By Edwin Heathcote
Spitalfields almost didn’t make it. Threatened by the expansion of the City in the 1970s, the area’s dense, well-preserved streets of early 18th century houses became the site of a battle for preservation, with sit-ins and protests organised by residents and a group of architectural historians.
Perhaps that quality of having survived a near-death experience (the City would eventually expand upwards rather than outwards) has affected the neighbourhood. But today it seems almost ethereal, an otherworldly neighbourhood of preserved and restored history, set against a backdrop of steely towers and plate-glass windows.
Built originally as houses for wealthy merchants, the terraces of Spitalfields fell out of fashion during the 18th century (the wealthy moved west as Mayfair began to be developed) and the big houses close to the City proved attractive to the Huguenots, protestants fleeing religious persecution in France. They brought with them their silk-weaving skills (though not the secrets of the silk itself, the silkworms would never thrive in England) and added silk-weaving workshops to the rooftops.
This strange stacking of industrial space above impeccable Georgian domesticity is one of London’s most distinctive typologies; a layered and built history of industry and fashion, decline and adaptation – and, ultimately, of course, gentrification.
Today it is virtually impossible to walk down any of its streets without encountering a film crew, a fashion party or a pop-up exhibition, all of which adds to the sense of unreality, as if this were a film set rather than a piece of real city.
Yet real it certainly is, and one of its best elements is currently up for sale. Built in the 1720s, 12 Princelet Street — on the market for £4mn — is the perfect combination of authenticity and artifice. Owned and restored by photographer and antiques dealer Robert Shackleton, the interior is filled with intriguing objects and striking furnishings, almost all of which are for sale.
Shackleton’s Instagram feed, @princeletdrift, offers a series of atmospheric glimpses of the rustic, worn and wonky interior, which has been layered and altered, stripped and refined over the past three centuries.
That interior palimpsest, the sense of centuries of use and wear, of marks, scuffs and scars, is what gives the house its intensity; a place which seems to have adapted to accommodate every type of life lived in it, absorbing but not quite succumbing to changes in fashion and taste.
From the outside, the chocolate brown-painted plaster and scuffed front door might not suggest much, but from the moment you enter the broad, sparse hallway, illuminated from the rear, it’s clear that this is a fine house.
Enveloped in wood panelling and mostly painted in the muddy tones of heritage paint, it manages to be both homely and slightly stark. Just as in the eighteenth century, when these homes would have been furnished with small, highly mobile pieces, so residents could move tables and chairs to follow the light from the windows, today it is dressed with a refined mix of Scandi-modern, vernacular industrial and rustic trunks.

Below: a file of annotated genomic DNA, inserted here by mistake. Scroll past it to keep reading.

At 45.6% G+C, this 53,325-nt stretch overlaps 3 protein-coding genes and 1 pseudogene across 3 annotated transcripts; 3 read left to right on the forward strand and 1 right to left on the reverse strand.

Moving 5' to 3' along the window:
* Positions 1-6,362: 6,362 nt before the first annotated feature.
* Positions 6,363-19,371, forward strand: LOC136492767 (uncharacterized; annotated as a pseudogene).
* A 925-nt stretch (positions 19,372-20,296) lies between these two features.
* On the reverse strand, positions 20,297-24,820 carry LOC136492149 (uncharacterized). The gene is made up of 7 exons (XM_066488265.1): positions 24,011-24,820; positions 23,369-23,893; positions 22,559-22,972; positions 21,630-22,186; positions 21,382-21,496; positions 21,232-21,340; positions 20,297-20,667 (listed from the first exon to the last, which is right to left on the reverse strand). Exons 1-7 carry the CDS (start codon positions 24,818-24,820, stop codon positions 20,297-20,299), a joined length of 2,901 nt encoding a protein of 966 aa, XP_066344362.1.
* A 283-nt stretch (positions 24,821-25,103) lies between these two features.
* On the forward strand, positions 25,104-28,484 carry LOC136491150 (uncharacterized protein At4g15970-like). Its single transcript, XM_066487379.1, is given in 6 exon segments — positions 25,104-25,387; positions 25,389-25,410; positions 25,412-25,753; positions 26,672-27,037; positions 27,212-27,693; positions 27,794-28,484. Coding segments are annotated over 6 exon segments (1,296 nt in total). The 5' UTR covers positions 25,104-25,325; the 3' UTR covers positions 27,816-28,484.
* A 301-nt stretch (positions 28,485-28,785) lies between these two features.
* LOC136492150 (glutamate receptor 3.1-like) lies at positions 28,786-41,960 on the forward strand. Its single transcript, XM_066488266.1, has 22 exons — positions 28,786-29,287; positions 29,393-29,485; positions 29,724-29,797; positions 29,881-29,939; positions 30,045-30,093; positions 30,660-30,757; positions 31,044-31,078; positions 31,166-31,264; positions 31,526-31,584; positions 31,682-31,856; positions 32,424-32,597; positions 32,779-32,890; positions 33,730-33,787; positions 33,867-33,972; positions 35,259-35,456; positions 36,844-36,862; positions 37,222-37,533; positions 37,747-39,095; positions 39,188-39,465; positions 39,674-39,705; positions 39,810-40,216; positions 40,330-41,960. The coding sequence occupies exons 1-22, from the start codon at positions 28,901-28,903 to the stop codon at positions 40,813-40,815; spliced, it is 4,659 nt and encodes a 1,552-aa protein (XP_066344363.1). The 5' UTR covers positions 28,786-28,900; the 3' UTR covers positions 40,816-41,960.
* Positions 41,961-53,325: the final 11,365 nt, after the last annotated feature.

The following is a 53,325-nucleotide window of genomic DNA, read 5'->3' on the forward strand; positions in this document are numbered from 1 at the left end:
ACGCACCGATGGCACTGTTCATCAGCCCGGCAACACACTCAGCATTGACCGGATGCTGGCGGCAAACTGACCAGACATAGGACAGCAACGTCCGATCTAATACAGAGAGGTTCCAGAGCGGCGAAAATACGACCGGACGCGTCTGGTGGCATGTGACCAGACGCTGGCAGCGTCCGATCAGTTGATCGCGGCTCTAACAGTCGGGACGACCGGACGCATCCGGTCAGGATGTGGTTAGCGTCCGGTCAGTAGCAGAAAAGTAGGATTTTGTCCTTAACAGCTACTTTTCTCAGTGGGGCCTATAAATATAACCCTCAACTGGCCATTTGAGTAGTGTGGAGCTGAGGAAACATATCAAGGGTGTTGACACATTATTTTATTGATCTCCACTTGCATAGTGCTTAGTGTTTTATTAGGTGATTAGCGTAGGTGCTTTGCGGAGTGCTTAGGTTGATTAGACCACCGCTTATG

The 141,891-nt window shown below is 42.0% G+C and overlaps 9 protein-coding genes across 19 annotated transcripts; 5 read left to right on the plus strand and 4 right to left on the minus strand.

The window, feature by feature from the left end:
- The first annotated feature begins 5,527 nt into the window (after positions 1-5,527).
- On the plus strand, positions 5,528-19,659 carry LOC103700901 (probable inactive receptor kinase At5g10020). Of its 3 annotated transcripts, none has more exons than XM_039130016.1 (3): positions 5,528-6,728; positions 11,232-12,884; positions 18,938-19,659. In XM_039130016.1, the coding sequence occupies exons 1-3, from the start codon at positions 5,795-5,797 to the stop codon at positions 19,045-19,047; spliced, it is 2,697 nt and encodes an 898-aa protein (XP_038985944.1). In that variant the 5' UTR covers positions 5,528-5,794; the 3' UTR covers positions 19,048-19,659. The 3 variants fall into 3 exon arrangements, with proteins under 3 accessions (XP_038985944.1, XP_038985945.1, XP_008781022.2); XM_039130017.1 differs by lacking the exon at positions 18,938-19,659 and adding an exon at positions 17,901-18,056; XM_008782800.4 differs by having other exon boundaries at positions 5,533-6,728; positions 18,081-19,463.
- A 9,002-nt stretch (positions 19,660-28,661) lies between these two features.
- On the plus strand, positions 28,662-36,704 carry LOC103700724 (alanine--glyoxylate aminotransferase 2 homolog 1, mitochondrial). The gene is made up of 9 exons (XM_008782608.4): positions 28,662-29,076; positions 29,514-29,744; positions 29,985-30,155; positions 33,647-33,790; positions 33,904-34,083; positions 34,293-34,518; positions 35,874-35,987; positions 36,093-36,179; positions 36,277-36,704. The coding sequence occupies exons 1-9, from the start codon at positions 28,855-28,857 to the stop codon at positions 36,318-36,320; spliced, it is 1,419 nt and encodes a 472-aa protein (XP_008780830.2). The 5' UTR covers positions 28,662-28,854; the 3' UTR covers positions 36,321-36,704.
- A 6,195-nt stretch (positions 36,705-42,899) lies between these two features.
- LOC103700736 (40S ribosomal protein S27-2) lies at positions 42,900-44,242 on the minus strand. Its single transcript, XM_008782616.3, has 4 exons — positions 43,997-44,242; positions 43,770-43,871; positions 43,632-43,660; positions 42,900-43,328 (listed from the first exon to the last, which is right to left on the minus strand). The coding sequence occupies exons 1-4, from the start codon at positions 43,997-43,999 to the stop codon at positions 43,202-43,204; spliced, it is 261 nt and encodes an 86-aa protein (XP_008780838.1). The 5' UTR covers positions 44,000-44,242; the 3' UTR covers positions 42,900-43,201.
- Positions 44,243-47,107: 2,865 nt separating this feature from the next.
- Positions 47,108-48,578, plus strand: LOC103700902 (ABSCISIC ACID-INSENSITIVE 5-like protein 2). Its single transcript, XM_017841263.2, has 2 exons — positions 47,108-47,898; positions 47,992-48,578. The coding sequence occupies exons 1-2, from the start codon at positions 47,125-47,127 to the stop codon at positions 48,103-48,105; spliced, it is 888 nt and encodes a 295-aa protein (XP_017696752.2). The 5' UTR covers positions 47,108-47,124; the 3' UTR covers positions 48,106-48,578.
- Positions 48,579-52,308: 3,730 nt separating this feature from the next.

The sparsely furnished living room, on one side of the ground floor, appears modest, much like an exhibition of a domestic space (the house was most recently used as a kind of showroom for Shackleton’s collection). Upstairs, the main reception room with three windows looking onto the street is a gem. A plain stone fireplace lined with original blue Delft tiles supports a slightly anomalous but nevertheless somehow-perfectly-at-home overmantel mirror; window seats in the sashes give a vantage point to the street and, presumably, allow you to continue your needlework deep into twilight.
All the details you might expect — from hinged shutters to panelling and an open fireplace — are here, along with a worn oak floor and fine transomed sashes. The glazed doors are antiques, and even though one is apparently from Egypt, it somehow appears to be perfectly at home. A small room, perhaps a study or a bedroom, sits behind with a view on to an unusually large back garden. Up above, a large bedroom and bathroom take care of the more domestic aspects, while the top floor is a typical workshop space. The stripped-back brick and open wooden joists of the roof make for an airy and rather modern space, a kind of arty garret urban loft avant la lettre.
Back downstairs, on the lower ground floor, there is a snug dining room with a small but professional-looking kitchen, which has the rough feel of a rural pub, with built-in seating and salvaged Yorkstone flags on the floor. From there, steps lead into that sheltered and artfully shabby garden, slightly overgrown and furnished with a large studio at the rear, once used by the potter Gillian Lowndes. It could almost make a house on its own.
Its price puts it firmly in the bracket of houses steeped in marble and brightly overlit with halogen spots, but this is determinedly not that. There are few smooth surfaces here, few materials that do not attest to centuries of wear. Yet this is a very different kind of luxury, a considered set-piece which seems to have absorbed generations of use and now exudes a calm liveability. It is as theatrical as it is domestic, and a rare find.
Photography: James Tarry